Tamar Fleishman

Tamar Fleishman
It takes a Renaissance woman to cover the cool, shocking, tasty, and thought-provoking things on this planet. Tamar started life as a professional violinist and was the youngest girl to solo with the Chicago Symphony. Her teachers included Daniel Heifetz at the Peabody Conservatory. However, after earning her BA in Political Science from Goucher College, her JD from the University of Baltimore School of Law, and membership in the Maryland Bar, she discovered there was a whole world out there beyond classical music and courthouses. Or, perhaps it was when appearing on TV with celebrities such as Bill Maher, Greta Van Susteren, and Peter Frampton. Possibly, it was after she judged the Roadkill Cookoff, the International Water Tasting Fest, or the Mason-Dixon Chef Tournament. Tamar is a Kentucky Colonel, a beauty pageant winner, and has managed several Southern rock and alt-country bands.

Latest Articles

Summer in Vermont's Northeast Kingdom

Regional food picks and outdoor fun – minus the snow – near the Canadian border.

Vermont’s storied "Northeast Kingdom" was given its name by former Governor and U.S. Senator George D. Aiken in 1949 for its special beauty. While lots of people think of Vermont in terms of a snow-covered ...

Tour de Belgium: Sax and the saxophone

Music-themed explorations in Brussels, Dinant and beyond.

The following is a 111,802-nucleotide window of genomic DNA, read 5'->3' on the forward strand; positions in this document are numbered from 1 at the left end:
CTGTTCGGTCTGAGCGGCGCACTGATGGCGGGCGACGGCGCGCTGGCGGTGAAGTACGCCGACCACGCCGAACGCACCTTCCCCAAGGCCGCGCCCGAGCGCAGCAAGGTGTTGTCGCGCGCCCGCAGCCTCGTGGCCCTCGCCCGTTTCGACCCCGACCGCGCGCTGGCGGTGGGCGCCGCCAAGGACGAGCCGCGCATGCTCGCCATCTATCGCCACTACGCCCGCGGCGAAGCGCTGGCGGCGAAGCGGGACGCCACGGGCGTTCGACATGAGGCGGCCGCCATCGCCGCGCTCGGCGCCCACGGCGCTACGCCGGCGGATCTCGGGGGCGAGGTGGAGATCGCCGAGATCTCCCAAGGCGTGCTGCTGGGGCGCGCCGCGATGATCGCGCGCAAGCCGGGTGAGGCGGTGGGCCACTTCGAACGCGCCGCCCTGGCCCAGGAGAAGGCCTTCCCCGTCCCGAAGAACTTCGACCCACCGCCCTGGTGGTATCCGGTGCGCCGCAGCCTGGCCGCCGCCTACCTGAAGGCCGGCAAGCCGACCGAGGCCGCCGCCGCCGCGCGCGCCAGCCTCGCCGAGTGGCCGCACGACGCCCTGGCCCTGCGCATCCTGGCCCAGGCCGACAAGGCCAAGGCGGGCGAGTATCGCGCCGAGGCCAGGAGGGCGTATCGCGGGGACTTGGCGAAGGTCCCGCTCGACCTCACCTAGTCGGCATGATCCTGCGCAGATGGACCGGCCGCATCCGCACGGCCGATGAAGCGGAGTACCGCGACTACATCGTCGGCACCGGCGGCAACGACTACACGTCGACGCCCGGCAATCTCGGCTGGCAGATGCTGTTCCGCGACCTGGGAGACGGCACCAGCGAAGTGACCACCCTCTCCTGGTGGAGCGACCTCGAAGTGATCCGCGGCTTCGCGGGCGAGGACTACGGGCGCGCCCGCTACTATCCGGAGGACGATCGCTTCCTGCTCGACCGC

Last year, Belgium celebrated the 200th anniversary of the birth of the inventor of the saxophone, Adolphe Sax. His birthplace and important milestones occurred in the Wallonia (French-flavored) part of the country. It’s his inventions ...

True-blue Bahamas

Get a peek of authentic Caribbean life on Grand Bahama Island.

For most of its history, Grand Bahama Island only had a few hundred people and no development. In 1955, a Virginian named Wallace Grove, eyeing the tourism of nearby Cuba, created the planned city of ...

Refined South: Charleston, SC

Lowcountry culinary must-sees in this historic port town.

What comes around, goes around. Charleston was one of the most renowned, prosperous cities in colonial and antebellum America. Gone with the Wind’s character Rhett Butler was ostensibly from Charleston, to demonstrate how sophisticated, well-born ...

Savannah's got flavor

Soak up the city's multicultural history and go beyond Southern cooking.

Savannah was established as Georgia’s first city – a working port – in 1733. It’s been welcoming people and trade for over 280 years, adding a global, cosmopolitan flavor to its Deep South traditions. Really, ...

Matera: no longer the "shame of Italy"

Check out this Southern Italian UNESCO Heritage Site.

In what is the instep of Italy’s boot, the first forays into Italy from North Africa came to settle in Matera 10,000 years ago. Living quarters were fashioned in both the limestone caves and built ...

Saginaw, MI: first American home of my ancestors

A writer's journey to uncover Midwestern roots.

Most people only know the town of Saginaw, Michigan, from the song made popular in the 1960s by country singer Lefty Frizzel. Some hipsters might know another song, “If I Ever Get to Saginaw” by ...

Finding the roots of American music in North Louisiana

As a former musician myself, I shake my head sadly at musicians who think they’re getting the folk zeitgeist of a given genre just by listening to records. You learn folk music by listening to ...

The bounty of Arizona

From Yuma to Tucson, a handful of must-sees 2-7 hours from San Diego.

Until this year, the only part of Arizona I had ever seen was my grandparents’ retirement abode near Camelback Mountain. I remembered that people would emerge in the cool of the night with headlamps to ...

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